India: Recent Changes in Food Consumption Patterns in Chennai (Madras), South India


A research project of Professor Pat Caplan
Funded by the Nuffield Foundation

Key terms: food and food consumption, Madras/Chennai, middle-classes

After economic liberalisation in the late 1980s, many multinational companies moved into India. Photo taken in Madras, 1995This study considers transformations in food and eating habits in middle class households in Madras and, in particular, has examined changes wrought during the last two decades by economic liberalisation and the increased availability of processed and packaged 'convenience' foods, many of them imported. It is based upon fieldwork carried out in 1998-1999.

Food practices have always been of peculiar significance in India, particularly among Hindus, where they are linked to notions of personhood, status, caste, and purity and pollution. In south India, food is highly elaborated and time consuming to prepare. Yet India, with its large middle class, is regarded by multinational food companies as one of their most significant emerging markets. On an earlier visit to Madras in 1995 6, it was impossible to miss the numerous hoardings advertising imported food and drink, while 'supermarkets' had become ubiquitous and were evidently well patronised.

Housewife in one of the new Madras supermarkets, looking at products in the 'imports' section, 1999A small but growing body of work on other parts of Asia (Watson 1997, Ohnuki Tierney 1993) indicates that there is no simple dichotomy between 'traditional' and 'modern' foods, but rather that there are complex processes of accommodation to, and domestication of 'foreign' foods. There are also various forms of resistance to such developments, including a stress on local foods (e.g. Cwiertka 1996).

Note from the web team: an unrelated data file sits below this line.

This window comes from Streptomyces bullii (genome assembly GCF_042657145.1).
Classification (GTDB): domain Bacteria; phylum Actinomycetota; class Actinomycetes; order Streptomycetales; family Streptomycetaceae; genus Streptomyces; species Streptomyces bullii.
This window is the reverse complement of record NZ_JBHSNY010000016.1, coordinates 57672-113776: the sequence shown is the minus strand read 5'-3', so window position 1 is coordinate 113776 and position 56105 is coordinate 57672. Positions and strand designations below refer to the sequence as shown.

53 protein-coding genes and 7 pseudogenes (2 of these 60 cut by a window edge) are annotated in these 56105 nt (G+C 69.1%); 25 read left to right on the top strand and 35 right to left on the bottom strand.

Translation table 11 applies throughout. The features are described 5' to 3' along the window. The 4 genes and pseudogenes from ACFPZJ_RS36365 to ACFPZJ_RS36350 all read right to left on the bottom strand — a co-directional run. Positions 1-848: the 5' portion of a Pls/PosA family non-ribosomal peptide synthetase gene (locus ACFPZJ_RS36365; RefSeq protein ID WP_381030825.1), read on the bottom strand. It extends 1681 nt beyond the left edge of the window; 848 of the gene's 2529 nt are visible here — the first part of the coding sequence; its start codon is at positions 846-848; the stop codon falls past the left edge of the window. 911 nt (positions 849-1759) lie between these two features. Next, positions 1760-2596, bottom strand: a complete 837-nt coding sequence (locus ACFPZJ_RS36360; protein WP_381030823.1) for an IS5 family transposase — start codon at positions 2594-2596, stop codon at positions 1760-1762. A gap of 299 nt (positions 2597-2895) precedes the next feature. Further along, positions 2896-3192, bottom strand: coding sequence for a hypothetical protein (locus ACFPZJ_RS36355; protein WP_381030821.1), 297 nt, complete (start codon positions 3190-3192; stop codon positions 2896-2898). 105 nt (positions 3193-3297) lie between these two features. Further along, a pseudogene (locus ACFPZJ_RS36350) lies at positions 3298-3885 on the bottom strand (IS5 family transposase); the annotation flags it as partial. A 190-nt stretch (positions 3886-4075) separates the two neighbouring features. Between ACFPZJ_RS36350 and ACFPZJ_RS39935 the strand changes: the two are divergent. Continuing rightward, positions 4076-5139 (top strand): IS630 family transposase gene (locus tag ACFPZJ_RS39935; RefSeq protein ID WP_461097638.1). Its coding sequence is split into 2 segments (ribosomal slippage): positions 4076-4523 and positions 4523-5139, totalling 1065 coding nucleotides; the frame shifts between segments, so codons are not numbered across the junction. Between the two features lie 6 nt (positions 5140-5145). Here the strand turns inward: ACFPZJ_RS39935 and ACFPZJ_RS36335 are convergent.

The current project has focused mainly upon households in one suburb of south Madras which I already know well from earlier work on women's organisations. The major techniques used were semi structured interviews, and selected informants were also asked to keep seven day food diaries. In addition, I taped and transcribed some discussions at the local women's club and administered a short questionnaire to members.

Publications arising:

  • 2000. 'Food in middle-class households in Madras' in B.C.A. Walraven and K. Cwiertka (eds.) Food in Asia: the Global and the Local ConsumAsiaN series, Curzon Press, 2000.
  • 2003. 'How much lifestyle choice do people really have? Changes in food consumption patterns in Chennai, South India.' Paper given at the Satellite Symposium on Lifestyles, organised by the Union of Risk Management for Preventive Medicine, the Asia-Pacific Society for Risk Management in Preventive Medicine. Kyoto, Japan, March 30th 2003.
  • 2008. 'Crossing the veg/non-veg divide: practising commensality among middle class women in Chennai' in South Asia, 31, 1, 118-42. 2008.
  • 2009. 'Food, environment and entitlement: local perceptions in three globalising settings.' in Literature and Environment, (Korea) 8, 1, 207-26.